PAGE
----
Thursday, 10 November 2011

Below the Belt




It was heartening when watching the opening of the new Polish Parliament yesterday to see a more socially diverse group of MPs.

Most prominently were the first openly gay (Robert Biedroń) and transsexual (Anna Grodzka ) MPs from the Palikot Movement, alongside the country's first black MP (John Abraham Godson) from PO. Despite this progress, the Polish parliament - dominated as it is by representatives of the conservative right - showed how it remains stuck in the past.

Biedroń managed to offend and amuse a number of MPs when he spoke in favour of the nomination of Wanda Nowicka for Deputy Speaker of parliament (WiceMarszałek). Nowicka is a Palikot Movement MP and a long-serving activist of the Womens' Movement in Poland and at the second attempt has been elected as Deputy Speaker. Defending his collegue against attacks from the right Biedroń dared to use the term (wait for it).... 'Below the Belt'.

As in English this is a commonly used phrase in Polish. However, for the MPs from PO and PiS (including PM Donald Tusk) it was just too much to hear a Gay MP use such phraseology and they responded with howls of laughter.

However, rather than being embarassed by their behaviour a number of MPs then went on the attack against Biedroń. Interestingly, it has been MPs from PO that have criticised Biedroń the most - as the conservative wing of the party seeks to reassert its influence.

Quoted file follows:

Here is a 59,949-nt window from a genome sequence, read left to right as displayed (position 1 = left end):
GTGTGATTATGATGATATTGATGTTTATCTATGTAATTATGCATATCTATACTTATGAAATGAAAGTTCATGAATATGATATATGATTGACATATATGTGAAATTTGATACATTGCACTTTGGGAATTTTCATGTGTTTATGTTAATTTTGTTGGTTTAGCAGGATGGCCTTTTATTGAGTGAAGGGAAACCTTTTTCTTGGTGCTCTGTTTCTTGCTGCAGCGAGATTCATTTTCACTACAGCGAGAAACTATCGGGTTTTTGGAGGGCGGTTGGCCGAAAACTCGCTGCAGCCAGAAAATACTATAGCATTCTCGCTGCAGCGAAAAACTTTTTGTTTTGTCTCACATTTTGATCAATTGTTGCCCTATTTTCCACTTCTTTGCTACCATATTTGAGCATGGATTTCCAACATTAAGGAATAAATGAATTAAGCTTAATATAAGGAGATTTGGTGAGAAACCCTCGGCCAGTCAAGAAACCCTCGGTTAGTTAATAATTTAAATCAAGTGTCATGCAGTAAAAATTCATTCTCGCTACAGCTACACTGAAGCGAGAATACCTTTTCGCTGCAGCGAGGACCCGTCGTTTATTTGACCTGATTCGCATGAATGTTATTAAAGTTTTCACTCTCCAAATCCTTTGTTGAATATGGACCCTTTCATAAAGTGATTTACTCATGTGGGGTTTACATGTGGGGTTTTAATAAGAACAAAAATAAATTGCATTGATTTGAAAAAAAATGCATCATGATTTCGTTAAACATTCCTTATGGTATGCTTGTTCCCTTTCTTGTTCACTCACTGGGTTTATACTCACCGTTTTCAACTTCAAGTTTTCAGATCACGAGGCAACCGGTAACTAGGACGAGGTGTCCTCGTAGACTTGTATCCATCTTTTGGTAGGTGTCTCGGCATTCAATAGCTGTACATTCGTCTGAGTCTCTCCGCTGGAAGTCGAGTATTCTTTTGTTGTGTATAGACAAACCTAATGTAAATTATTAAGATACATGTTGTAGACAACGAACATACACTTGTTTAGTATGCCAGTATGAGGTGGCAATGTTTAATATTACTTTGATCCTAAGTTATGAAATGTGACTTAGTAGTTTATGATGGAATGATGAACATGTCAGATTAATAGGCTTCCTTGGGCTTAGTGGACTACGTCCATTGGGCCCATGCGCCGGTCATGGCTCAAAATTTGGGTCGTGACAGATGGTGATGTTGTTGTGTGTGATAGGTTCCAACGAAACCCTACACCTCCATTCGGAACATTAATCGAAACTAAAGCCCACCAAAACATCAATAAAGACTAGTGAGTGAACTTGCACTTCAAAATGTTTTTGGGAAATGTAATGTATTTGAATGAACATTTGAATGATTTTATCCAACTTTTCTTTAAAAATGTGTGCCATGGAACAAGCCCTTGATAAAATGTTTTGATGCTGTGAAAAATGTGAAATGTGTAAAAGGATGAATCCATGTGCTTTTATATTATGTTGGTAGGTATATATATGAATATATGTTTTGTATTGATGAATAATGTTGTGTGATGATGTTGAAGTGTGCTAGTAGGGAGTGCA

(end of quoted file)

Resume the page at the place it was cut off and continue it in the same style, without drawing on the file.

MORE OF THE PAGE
The PO MP Julia Pietra argued that Biedroń had crossed acceptable limits in the parliament and during a subsequent debate on television she argued that he always talks about the same thing: sexuality. As Biedroń pointed out there was nothing in his speech about sexuality. Furthermore, another leading figure from PO - Stefan Niesiołowski - stated that he voted against the nomination of Nowicka because of Biedroń's irritating and stupid smile (sic). As normal Niesiołowski was growling and grimacing as he said this.

Biedron won over 17,000 votes at the last election, which was possible due to years of campaigning against homophobia during a time when such voices were rarely heard. The election of MPs such as Biedroń is a great advance for Polish politics. However, from yesterday's spectacle it is obvious that many in the parliament are not yet ready for this.




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